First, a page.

What do you dream of doing in retirement? What’s your idea of a perfect second career? Or have you already retired and found that special niche that makes you wonder why you didn’t do it sooner? Tell Tennessee Alumnus your retirement dream or dream come true at www.tennessee.edu/alumnus/retirement/, and we’ll spotlight the best of them in an upcoming issue.

Catching Up

Chef Tim Love (Knoxville ’94), whom you met in the spring 2004 issue, has taken his Texas culinary skills to New York, where he’s opened a northern outpost of his Lonesome Dove Western Bistro in the Flatiron District.

The original Lonesome Dove debuted in 2000 in Fort Worth’s Stockyard District. Love has since beefed up his Fort Worth empire with the steakhouse Duce, the White Elephant Saloon, and Love Shack, a new hamburger/hot dog joint. The UT finance graduate has appeared on Iron Chef, Home Shopping Network, and the CBS Early Show and been featured in magazines including Food and Wine and Forbes.com.

Alumna Reigns as Miss Black Tennessee

(Editor’s Note: As this issue went to press, we learned Kalilah Allen-Harris had been crowned Miss Black USA.)

Kalilah Allen-Harris (’06) was an honor student at UT Knoxville, and she’s continuing her winning ways in medical school and as Miss Black Tennessee. Allen-Harris won the 2006-2007 Miss Black Tennessee Scholarship pageant last July and was slated to compete in the Miss Black USA Scholarship Pageant in Gambia, West Africa, in May. The Montgomery, Alabama, native is a first-year medical student at Meharry Medical College in Nashville, studying to be an orthopedic surgeon.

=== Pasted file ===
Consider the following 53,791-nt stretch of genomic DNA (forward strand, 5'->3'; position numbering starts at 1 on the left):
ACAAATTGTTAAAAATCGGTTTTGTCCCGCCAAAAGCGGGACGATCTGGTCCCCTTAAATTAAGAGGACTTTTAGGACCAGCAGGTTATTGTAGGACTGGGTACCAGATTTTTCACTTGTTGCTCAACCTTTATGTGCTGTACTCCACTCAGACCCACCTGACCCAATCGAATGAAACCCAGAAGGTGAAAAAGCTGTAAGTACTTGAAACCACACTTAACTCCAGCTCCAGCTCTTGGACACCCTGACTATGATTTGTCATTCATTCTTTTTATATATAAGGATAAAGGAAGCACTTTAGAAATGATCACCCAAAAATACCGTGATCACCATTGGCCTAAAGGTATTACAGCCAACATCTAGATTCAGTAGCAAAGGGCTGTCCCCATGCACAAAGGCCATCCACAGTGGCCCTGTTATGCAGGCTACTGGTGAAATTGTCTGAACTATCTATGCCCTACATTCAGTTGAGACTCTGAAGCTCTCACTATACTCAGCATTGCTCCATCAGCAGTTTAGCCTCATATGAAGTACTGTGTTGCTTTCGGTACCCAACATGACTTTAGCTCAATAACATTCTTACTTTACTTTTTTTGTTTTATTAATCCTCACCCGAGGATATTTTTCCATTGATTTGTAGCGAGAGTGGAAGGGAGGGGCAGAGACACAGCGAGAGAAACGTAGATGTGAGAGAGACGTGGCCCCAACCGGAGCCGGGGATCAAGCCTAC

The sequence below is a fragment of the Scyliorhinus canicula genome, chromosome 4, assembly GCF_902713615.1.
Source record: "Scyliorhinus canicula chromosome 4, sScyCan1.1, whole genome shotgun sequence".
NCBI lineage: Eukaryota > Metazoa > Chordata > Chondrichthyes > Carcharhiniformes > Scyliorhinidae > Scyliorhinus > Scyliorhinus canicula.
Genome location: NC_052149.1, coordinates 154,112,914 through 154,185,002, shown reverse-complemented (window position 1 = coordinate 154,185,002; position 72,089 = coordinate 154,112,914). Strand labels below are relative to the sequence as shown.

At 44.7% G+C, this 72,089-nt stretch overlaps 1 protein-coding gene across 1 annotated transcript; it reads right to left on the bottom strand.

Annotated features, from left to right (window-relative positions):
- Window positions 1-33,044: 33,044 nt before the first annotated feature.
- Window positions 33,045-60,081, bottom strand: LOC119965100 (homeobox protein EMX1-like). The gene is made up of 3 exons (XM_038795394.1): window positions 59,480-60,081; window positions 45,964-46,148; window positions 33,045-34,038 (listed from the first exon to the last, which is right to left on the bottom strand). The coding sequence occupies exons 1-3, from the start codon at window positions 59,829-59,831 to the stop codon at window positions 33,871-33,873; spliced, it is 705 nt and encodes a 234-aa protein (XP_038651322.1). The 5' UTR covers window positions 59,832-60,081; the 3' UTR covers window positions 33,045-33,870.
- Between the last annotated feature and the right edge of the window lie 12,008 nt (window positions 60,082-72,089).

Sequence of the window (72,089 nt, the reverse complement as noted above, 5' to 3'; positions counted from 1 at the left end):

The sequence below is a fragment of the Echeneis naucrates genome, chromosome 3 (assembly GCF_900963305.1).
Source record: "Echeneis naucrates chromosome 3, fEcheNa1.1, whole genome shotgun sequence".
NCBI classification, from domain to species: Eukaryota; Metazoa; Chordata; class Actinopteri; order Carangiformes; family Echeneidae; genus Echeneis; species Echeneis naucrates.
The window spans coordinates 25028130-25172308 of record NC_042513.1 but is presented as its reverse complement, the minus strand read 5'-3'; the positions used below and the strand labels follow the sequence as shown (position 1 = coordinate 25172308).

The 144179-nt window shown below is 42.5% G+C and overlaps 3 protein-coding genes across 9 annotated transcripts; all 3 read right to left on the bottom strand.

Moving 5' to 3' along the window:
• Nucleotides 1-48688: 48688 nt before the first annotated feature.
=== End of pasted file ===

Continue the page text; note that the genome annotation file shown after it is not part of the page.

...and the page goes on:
“I decided that orthopedic surgery is the best specialty for me to pursue because I love the excitement and challenge that would routinely be a part of the experience,” she says. “I have always loved to fix things that are broken.

“When I was in high school, I was a competitive cheerleader, and I received numerous injuries that required me to visit an orthopedic surgeon. With each visit, I realized just how much I was interested in all the procedures and clinical evaluations he performed. I started off with asking a few questions about the orthopedic surgery specialty and eventually worked my way up to asking to see various radiographic films.”